RC racing is a hobby involving radio-controlled cars and trucks. Racers often construct or modify an RC vehicle and race on a variety of different types of tracks that range from undeveloped fields to carefully designed and paved courses. Drivers who want to build their own backyard RC track can choose from several ways to make a course that is challenging and unique.
One way to make your track interesting is to use a variety of different surfaces, which will force drivers to adapt their driving style throughout the race. While dirt and grass are the most obvious surfaces, consider adding a short, low-friction carpet, a bed of gravel or a paved section to your track for even more variety. Also, you can plan to add water to various parts of the track before a race, creating muddy or slick surfaces that give drivers even more opportunity to show their skills.
Turns and Track Width
Sharp turns and odd angles are another way to make a backyard track more challenging. Before you begin construction, measure your yard and carefully plan out the track you want, including all of the turns and materials. Besides helping you plan a budget, this will also be your chance to design the layout of the track itself, which will be hard to change once you begin construction.
Another decision is how wide you want your track to be. Standard tracks use 20-inch lanes, which are best for 1/24 scale RC cars. Medium tracks use 33-inch lanes, while wide tracks use 44-inch lanes and can accommodate larger RC trucks.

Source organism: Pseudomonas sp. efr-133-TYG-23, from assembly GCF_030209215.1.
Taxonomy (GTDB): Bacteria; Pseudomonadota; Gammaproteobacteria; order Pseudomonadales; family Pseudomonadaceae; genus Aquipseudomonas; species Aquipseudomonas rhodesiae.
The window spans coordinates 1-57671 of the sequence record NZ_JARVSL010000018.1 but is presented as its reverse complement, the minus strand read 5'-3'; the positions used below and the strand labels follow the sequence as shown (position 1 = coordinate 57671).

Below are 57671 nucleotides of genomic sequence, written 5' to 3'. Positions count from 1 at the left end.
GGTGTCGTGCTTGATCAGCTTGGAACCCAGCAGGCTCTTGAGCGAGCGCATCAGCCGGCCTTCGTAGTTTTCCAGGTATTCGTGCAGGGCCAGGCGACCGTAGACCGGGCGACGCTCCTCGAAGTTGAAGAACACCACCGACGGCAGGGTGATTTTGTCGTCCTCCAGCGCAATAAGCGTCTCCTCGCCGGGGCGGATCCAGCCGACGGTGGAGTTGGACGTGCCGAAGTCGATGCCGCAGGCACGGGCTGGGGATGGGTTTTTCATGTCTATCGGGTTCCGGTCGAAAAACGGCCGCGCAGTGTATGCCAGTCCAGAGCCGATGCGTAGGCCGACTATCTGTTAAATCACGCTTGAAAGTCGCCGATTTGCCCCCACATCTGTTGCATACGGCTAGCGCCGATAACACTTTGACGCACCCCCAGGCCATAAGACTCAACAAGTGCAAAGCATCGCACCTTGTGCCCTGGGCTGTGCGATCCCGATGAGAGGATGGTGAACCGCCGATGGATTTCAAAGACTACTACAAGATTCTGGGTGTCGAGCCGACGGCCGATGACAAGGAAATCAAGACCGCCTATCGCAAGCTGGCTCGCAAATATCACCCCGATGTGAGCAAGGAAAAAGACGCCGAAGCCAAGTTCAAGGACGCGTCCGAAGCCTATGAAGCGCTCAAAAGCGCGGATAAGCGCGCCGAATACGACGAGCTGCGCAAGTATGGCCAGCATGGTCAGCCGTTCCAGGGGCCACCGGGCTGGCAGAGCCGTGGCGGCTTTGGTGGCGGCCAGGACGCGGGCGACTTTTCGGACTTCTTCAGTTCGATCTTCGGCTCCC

Jumps and Obstacles
Another fun part of any track is the series of jumps and obstacles. Water and sand pits can slow down drivers who take a corner too quickly and veer off the track, while dirt ramps can take a car airborne to clear a patch of grass or another obstacle. While you shouldn't clutter your track with fancy details, one or two elements like this will become the highlights of every lap.
Existing Yard Features
Finally, you can design your backyard RC track to incorporate elements that are already part of your yard, including paved pathways, gardens, ponds and streams. When you measure and map out your yard to design the track, note the location of these elements and don't automatically mark them for removal. You may want to still use your backyard for more than RC racing, so keeping the existing landscaping intact can be a good way to keep the track affordable to build and add some one-of-a-kind touches to the racecourse.
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